The Highly Transmissible U.K. COVID-19 Strain Has Infiltrated 20 U.S. States, Could Become Dominant Strain In The States
There's a new strain of the coronavirus that is causing much discussion of late, attacking the United Kingdom and resulting in a lockdown in that region earlier this month. Now, experts have determined this highly transmissible variant has made its way to the USA, and has been detected in a full 20 states.
The variant, called B.1.1.7., is remarkable for its speed of contagion. The strain reportedly spreads more easily and quickly than other variants, but does not necessarily cause worse symptoms or increased risk of death. However, this particular U.K. strain, identified in December, has been found in so many U.S. states that the U.S. Centers for Disease Control and Prevention has predicted it will become the dominant strain in the USA within a mere two months.
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Which states have had the unwelcome B.1.1.7. infiltration? Right now, we're looking at California, Colorado, Connecticut, Georgia, Florida, Illinois, Indiana, Louisiana, Maryland, Massachusetts, Michigan, Minnesota, New Mexico, New York, Oregon, Pennsylvania, Utah, Texas, Wisconsin and Wyoming. That's almost half the country.
All of this sounds scary, but what exactly does a new dominant strain of the virus mean for the U.S.? The good news: In terms of preventative measures, nothing much more is needed than the same of what we've been doing, in terms of being diligent about social distancing and protective face coverings. Plus, it's a good idea to get vaccinated when doses are available in your area.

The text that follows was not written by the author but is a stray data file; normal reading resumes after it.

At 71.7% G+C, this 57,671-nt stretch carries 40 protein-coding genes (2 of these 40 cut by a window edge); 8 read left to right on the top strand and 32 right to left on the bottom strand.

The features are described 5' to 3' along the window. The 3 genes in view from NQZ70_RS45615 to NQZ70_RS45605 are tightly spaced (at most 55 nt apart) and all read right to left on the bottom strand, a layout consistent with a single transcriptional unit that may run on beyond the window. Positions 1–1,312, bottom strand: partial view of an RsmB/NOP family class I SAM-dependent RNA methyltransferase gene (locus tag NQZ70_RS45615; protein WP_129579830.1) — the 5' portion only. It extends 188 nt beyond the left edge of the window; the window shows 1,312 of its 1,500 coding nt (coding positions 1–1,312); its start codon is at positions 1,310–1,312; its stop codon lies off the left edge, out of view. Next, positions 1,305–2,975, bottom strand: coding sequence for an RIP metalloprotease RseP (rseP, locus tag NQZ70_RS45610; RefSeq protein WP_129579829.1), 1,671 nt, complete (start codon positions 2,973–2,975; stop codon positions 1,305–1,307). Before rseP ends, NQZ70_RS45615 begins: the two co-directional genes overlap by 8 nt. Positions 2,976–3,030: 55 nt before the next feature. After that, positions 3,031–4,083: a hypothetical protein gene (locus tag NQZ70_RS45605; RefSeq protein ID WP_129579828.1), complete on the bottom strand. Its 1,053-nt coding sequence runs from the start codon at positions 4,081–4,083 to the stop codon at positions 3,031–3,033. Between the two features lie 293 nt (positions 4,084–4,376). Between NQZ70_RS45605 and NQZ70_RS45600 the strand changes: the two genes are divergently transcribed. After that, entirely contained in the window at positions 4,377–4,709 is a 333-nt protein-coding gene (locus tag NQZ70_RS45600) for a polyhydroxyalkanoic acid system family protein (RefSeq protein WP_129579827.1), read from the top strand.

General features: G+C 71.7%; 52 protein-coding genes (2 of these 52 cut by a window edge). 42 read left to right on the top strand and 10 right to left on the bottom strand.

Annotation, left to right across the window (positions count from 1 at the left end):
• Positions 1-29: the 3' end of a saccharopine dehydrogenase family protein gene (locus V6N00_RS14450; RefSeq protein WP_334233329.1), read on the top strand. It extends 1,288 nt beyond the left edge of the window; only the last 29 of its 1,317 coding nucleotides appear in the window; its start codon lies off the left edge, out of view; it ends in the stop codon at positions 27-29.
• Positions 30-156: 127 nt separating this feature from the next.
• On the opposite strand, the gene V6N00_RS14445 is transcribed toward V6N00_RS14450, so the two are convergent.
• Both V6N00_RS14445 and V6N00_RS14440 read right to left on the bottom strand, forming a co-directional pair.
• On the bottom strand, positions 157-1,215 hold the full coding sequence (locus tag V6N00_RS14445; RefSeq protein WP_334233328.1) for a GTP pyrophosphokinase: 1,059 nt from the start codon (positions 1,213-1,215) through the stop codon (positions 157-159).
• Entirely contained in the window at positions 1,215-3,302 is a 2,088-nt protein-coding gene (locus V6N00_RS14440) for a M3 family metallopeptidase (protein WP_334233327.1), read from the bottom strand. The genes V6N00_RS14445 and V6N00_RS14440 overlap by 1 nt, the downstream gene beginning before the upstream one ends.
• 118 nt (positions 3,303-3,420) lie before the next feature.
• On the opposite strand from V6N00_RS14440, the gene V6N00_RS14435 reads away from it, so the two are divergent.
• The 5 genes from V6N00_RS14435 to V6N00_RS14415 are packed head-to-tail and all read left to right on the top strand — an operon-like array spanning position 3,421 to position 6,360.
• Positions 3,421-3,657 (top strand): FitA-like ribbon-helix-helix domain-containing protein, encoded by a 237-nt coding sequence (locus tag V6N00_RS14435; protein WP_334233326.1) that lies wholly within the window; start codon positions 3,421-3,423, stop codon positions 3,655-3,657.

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"The increased transmissibility of the B.1.1.7 variant warrants universal and increased compliance with mitigation strategies, including distancing and masking. Higher vaccination coverage might need to be achieved to protect the public," reads a recent report from the CDC.
Dr. Anthony Fauci predicted earlier this month that the new strain, first detected in Colorado, would have a rapid spread throughout the nation, but stressed at the time that we should be simply concerned about how quickly cases were surging in general across the nation.
"We have our own problems with surging cases. I don't think that the U.K. mutation [variant] has been responsible for the rather substantial surge of cases in the United States, because the U.K. variant is here, but it's not the dominant strain in the United States," he noted. "But even with that not being the dominant strain, we still have a very steep curve of cases in our country."